Drafted with the last pick of the first-round in 2016, former Spurs forward Kyle Anderson played an important role off the bench for the team in his second and third seasons. He went on to start 67 games in the 2017-18 season with Kawhi Leonard injured for all but nine games, averaging 7.9 points, 5.4 boards, 2.9 assists and a career-high 1.6 steals per contest.
Anderson was a true-blue Spurs player whose entire basketball persona was built on unselfishness. He filled the gap left by forward/center Boris Diaw as a playmaker outside of the natural position of point guard or shooting guard. His jump shot wasn’t very strong from deep, but he played with a lot of heart and hustled on defense.
This just so happened to be his best overall season, as Anderson signed a four-year, $37 million contract with the Memphis Grizzlies that San Antonio opted not to match. Since then. Anderson has struggled with various injuries and stopped progressing the way he once did in the Alamo City. Per 100 possessions, his best offensive and defensive seasons were both with the Spurs even though he had a greater role in Memphis.
Though he’s a fine player who the Spurs would’ve probably brought back had he signed for less, Anderson was not worth the contract that he got in Memphis. This is a tactic that many inner-division teams use to put their rivals in tough positions. Signing players to fill their cap and snag them from teams that they play often not only improves their team but weakens another that they face four times per season.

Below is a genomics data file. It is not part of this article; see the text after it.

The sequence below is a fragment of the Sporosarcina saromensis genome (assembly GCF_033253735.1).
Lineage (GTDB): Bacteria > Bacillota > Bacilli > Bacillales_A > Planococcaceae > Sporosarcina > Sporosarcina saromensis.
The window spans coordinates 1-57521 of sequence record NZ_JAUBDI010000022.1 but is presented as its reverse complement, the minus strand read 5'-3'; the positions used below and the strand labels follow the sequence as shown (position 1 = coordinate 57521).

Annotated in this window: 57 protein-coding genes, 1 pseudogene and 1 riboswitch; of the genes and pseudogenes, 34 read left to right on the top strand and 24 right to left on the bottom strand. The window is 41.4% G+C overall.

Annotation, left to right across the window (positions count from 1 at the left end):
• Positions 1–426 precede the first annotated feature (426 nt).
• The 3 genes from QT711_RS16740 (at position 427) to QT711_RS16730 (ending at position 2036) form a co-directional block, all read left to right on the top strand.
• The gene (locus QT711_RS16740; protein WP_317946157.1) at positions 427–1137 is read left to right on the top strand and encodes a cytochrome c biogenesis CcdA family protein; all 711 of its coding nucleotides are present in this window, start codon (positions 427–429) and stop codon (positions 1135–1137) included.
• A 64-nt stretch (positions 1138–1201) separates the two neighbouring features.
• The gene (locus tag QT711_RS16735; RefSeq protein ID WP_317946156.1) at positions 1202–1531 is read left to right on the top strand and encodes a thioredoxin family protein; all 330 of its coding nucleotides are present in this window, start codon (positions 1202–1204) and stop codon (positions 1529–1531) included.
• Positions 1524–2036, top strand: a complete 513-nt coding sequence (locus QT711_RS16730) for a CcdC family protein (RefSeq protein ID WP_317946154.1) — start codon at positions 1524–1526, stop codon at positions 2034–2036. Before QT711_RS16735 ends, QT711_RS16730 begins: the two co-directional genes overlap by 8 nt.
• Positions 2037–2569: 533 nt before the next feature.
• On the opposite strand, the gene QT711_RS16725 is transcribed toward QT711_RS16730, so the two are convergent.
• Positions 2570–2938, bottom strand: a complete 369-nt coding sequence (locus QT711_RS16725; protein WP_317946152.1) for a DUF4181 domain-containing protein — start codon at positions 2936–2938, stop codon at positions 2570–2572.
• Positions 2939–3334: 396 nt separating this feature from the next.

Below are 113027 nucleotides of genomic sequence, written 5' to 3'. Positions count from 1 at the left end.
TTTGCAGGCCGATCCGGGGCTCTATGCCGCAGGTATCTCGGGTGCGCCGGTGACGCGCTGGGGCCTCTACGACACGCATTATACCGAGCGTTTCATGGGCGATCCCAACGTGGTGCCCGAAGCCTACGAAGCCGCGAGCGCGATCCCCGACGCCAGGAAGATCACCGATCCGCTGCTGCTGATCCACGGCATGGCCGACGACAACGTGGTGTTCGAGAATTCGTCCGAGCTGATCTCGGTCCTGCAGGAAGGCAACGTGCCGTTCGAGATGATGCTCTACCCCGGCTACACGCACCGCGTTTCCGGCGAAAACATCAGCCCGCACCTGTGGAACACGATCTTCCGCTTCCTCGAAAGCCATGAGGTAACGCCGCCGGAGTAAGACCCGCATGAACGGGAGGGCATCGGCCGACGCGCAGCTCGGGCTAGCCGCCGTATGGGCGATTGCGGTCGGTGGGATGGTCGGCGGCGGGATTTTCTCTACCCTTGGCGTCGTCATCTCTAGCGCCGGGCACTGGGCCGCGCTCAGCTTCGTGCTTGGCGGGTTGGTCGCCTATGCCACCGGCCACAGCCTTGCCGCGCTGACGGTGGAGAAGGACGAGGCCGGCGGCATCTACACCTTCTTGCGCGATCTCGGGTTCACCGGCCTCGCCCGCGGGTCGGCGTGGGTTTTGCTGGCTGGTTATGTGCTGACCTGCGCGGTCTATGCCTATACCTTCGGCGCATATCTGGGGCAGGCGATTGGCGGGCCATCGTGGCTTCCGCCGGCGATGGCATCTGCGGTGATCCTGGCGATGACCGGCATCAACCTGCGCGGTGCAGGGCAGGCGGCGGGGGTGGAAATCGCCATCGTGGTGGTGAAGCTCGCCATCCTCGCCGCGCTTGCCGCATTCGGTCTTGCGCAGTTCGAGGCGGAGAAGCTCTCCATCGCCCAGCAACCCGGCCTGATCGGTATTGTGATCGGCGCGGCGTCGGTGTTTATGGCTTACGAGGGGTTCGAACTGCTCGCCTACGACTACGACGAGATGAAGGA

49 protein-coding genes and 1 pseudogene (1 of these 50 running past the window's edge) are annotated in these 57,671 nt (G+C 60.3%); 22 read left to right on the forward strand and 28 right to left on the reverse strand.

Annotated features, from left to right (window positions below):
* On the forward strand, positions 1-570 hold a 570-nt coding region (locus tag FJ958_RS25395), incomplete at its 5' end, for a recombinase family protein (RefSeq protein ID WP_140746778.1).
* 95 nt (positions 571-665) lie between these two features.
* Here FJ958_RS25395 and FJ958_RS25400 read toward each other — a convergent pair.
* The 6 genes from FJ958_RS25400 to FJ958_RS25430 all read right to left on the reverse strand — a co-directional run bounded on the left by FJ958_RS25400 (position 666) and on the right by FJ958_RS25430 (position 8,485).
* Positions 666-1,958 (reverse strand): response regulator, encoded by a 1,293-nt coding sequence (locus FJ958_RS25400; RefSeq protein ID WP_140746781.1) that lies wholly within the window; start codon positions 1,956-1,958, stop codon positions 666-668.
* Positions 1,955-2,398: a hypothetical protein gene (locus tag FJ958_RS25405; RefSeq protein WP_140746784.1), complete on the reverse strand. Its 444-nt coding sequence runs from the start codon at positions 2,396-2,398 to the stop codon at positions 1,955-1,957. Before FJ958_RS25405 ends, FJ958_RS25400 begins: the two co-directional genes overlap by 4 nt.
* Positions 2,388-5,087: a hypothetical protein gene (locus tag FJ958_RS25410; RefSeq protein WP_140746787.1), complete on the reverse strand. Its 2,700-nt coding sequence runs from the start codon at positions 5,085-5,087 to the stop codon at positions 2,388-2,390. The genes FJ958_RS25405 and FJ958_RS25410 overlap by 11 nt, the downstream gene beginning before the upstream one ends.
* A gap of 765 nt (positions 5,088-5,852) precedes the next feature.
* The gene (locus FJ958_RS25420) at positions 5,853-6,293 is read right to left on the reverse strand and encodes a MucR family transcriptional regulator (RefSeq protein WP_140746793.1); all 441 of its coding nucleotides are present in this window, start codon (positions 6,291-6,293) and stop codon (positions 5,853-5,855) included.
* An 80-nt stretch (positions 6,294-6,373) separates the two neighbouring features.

Even though he was a fun player to watch with a sky-high basketball IQ, Anderson didn’t make sense as a longterm option for San Antonio at the time.
Next: Working his way up the ladder for a payday
Shooting Guard Jonathon Simmons
One of the feel-good stories of the NBA back in the day, former Spurs wing Jonathon Simmons paid the Austin Spurs, then the Toros, $150 for a workout back in 2013. He went undrafted out of Houston in 2012 and played in other leagues before making his way to San Antonio, where he eventually landed a roster spot and played two exciting seasons with the team.
Simmons was an integral part of some Austin teams that competed at the highest level and became a full-time member of the team during the 2015-16 season. He played 113 games in a Spurs uniform, averaging 6.1 points, 1.9 rebounds and 1.4 assists off the bench including some dynamic plays in big moments like the 2016-17 season opener against the Golden State Warriors.
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Buried away on the Spurs bench, Simmons landed a three-year, $20 million contract with the Orlando Magic and Popovich encouraged him to walk. Simmons then played 125 games across three seasons with the Magic and the Philadelphia 76ers before falling back out of the league. Most recently, he signed with the Santa Cruz Warriors to try and make another NBA comeback.
Considering the guy is 30 years old and is out of the league again, it’s safe to say letting J-Simms walk was a wise decision by the Spurs’ front office. He’ll always be remembered as a grinder and an incredible success story, but there wasn’t money or playing time that could match what Orlando offered him and the Spurs adjusted just fine without him.
Simmons, like Marjanovic, is a player that I could see filling a roster spot again down the road. He has the respect and admiration of the fan base and organization alike, but he needs to prove himself once more before making his return to the hardwood.
San Antonio has made some true mistakes in the last few years, but this wasn’t one of them.